30. Put Me in, Coach

As a young actress, Wood was so desperate to shake her goody-two-shoes reputation and get the part of Judy in Rebel Without a Cause that she went to disturbing lengths to prove herself. Director Nicholas Ray had been doubtful about her ability to play a wild teen—until she got in a car crash one night while out with friends.

Ray rushed to her hospital bed and saw that Wood was still in a state of shock. While he was there, the attending doctor muttered his annoyance and called her a “goddamn juvenile delinquent.” Even in her condition, the desperate Wood yelled out, “Did you hear what he called me, Nick?! He called me a goddamn juvenile delinquent! Now do I get the part?!”

29. Paging Dr. Freud

Wood was an enormous fan of psychotherapy, and the sensitive actress often used the practice to get over particularly difficult roles. She even turned down the part of Bonnie in Bonnie and Clyde—a role made famous by Faye Dunaway—because her latest films had taken a toll on her and she didn’t want to be apart from her analyst.


28. Third Time’s the Charm

In 1963, Wood got her third Academy Award nomination for Love With the Proper StrangerAt just 25 years old, she was tied for the record of the youngest person with three Oscar nominations.

27. Throwing in the Towel

In a move that shocked approximately no one in Wood’s family, her teenaged wedding to Wagner didn’t last. After four years together, the couple separated. By 1962, they had officially called it quits.

26. On the Up

In 1961—the same year that Splendor in the Grass came out—Wood nabbed arguably her most famous part, the role of Maria in the film version of West Side Story. She beat out Hollywood heavy hitters like Audrey Hepburn and Jane Fonda for the part.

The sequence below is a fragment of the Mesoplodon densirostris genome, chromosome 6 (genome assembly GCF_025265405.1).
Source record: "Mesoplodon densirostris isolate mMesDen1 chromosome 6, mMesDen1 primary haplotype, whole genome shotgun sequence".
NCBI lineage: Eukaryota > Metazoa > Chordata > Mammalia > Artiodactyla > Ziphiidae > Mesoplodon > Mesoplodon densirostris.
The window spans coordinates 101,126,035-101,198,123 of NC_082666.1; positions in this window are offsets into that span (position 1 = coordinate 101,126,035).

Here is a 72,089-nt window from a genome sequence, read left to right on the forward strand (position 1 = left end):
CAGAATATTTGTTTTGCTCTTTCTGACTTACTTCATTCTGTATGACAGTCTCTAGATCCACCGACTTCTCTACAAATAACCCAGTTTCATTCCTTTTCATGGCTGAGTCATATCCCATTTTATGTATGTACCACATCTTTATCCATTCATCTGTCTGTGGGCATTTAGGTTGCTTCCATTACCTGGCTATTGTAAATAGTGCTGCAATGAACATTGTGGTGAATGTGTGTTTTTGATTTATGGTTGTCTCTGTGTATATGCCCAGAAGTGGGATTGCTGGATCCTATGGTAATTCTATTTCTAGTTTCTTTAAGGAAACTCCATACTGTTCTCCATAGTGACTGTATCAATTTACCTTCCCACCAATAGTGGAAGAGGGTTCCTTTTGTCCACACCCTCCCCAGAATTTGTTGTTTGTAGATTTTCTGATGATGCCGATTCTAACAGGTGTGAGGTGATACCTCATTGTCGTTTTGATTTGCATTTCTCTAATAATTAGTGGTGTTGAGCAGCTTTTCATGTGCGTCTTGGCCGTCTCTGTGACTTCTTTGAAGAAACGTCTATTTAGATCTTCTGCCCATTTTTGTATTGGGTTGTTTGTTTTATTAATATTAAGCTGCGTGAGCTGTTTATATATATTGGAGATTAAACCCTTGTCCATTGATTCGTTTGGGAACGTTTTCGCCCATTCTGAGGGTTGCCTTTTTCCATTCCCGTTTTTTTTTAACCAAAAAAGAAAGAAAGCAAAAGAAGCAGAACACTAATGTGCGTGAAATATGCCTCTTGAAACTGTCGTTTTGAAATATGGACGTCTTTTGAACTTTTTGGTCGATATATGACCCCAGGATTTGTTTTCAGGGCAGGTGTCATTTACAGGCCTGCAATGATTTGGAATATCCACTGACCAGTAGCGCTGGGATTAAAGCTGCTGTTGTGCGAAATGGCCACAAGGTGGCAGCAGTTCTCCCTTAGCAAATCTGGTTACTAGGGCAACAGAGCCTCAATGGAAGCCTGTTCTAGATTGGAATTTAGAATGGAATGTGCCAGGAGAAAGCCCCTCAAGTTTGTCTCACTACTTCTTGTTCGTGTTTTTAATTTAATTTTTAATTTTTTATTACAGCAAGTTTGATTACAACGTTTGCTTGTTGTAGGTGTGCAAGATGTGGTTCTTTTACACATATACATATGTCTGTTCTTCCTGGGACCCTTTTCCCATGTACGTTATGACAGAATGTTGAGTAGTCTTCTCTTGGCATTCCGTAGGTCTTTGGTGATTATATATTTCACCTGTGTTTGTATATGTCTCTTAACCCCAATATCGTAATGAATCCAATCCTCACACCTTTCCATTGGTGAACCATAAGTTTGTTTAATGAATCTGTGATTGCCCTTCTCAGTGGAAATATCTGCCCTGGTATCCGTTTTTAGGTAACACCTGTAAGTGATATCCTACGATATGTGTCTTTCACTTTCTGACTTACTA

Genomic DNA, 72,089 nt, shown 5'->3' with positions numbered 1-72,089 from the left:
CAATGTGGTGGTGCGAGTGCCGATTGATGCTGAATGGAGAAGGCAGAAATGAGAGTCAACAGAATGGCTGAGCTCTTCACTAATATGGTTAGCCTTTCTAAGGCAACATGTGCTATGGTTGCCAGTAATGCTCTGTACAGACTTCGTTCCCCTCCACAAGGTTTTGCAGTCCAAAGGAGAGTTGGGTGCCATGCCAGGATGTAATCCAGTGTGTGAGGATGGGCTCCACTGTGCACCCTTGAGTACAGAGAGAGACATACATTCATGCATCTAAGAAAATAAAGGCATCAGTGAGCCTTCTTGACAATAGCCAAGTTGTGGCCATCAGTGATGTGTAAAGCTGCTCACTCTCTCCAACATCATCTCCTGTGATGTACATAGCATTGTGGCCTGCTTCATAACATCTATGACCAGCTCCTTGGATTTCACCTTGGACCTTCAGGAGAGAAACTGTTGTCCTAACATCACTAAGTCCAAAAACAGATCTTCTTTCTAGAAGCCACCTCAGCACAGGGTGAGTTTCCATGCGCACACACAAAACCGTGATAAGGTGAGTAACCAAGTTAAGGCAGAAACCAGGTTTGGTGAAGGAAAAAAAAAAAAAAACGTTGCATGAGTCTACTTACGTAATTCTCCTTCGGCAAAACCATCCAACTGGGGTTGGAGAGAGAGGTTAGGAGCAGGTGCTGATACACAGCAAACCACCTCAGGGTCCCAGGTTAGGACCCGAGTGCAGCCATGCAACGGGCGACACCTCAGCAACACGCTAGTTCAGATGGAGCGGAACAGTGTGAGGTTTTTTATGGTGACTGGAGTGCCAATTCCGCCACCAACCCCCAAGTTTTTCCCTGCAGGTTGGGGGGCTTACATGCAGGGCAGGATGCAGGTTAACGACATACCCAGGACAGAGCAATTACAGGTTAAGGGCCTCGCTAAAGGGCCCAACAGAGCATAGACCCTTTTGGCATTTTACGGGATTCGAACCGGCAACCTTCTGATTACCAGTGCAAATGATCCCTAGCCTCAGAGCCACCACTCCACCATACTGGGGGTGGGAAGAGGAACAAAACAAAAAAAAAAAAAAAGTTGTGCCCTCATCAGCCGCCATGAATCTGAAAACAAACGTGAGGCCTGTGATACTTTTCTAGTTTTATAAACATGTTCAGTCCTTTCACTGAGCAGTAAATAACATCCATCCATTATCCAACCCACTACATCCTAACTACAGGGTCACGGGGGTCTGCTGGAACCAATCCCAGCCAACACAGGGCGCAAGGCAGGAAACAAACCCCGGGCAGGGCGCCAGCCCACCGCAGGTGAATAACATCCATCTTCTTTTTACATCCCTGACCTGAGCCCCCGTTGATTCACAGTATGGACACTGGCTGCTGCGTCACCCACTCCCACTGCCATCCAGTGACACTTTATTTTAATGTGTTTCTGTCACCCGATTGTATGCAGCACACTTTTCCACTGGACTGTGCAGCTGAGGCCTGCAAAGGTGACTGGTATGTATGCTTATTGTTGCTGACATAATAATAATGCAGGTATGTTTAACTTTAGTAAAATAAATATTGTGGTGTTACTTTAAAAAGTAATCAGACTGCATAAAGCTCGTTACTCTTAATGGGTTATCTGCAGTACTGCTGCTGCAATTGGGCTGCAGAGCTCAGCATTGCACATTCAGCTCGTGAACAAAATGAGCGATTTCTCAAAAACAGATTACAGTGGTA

25. A Tall Order

Wood was small—and I do mean small. Without heels, she stood at a tiny 5 feet, 2 inches.


24. Low Praise

Not everyone was a fan of Wood—and some people were downright cruel. Infamous film critic Pauline Kael once lambasted Wood with expert prose, calling her “clever little Natalie Wood … [the] most machine-tooled of Hollywood ingénues.”


23. Time Out

Wood did not get out of child stardom unscathed. In a four-year period, she had to get her stomach pumped three times after sleeping pill overdoses—all before she was 28 years old. As a result, she spent most of her late 20s and a long stretch of her 30s focusing on her mental health rather than Hollywood stardom.

22. The Eyes Have It

According to Elia Kazan, Wood’s greatest talent was that “she clings to things with her eyes.”

21. Whirlwind Romance

Wood’s mother never approved of her relationship with Robert Wagner (wonder why), but that didn’t stop the lovebirds from marrying in 1957—the same year they started dating.



20. Naughty Natalie

During her heyday, insiders called Wood a Hollywood “bad girl.” According to rumors, she’d kissed 47 men before she turned 30. More disturbingly, she reportedly had an affair with the 43-year-old director Nicholas Ray when she was still just 16—although, to be fair, that really isn’t on her.


19. Show Me What You’ve Got

In 1951, director Elia Kazan wanted to cast Natalie Wood in his upcoming film Splendor in the Grass. Though Kazan had heard the common opinion that Wood’s glory days were over, he decided to see for himself. When he met her, she convinced him with just one response: She told him that she was currently being psychoanalyzed.

Apparently, her revelation of dark, tormented depths was enough for the director hire her. After the release of the film, Wood’s career was back on the rebound.

18. Youth Without Youth

After a string of failures in “girlfriend” roles before she was 25 years old, directors thought Natalie Wood was a “wash-up,” and it didn’t look like she could make a full transition into adult acting.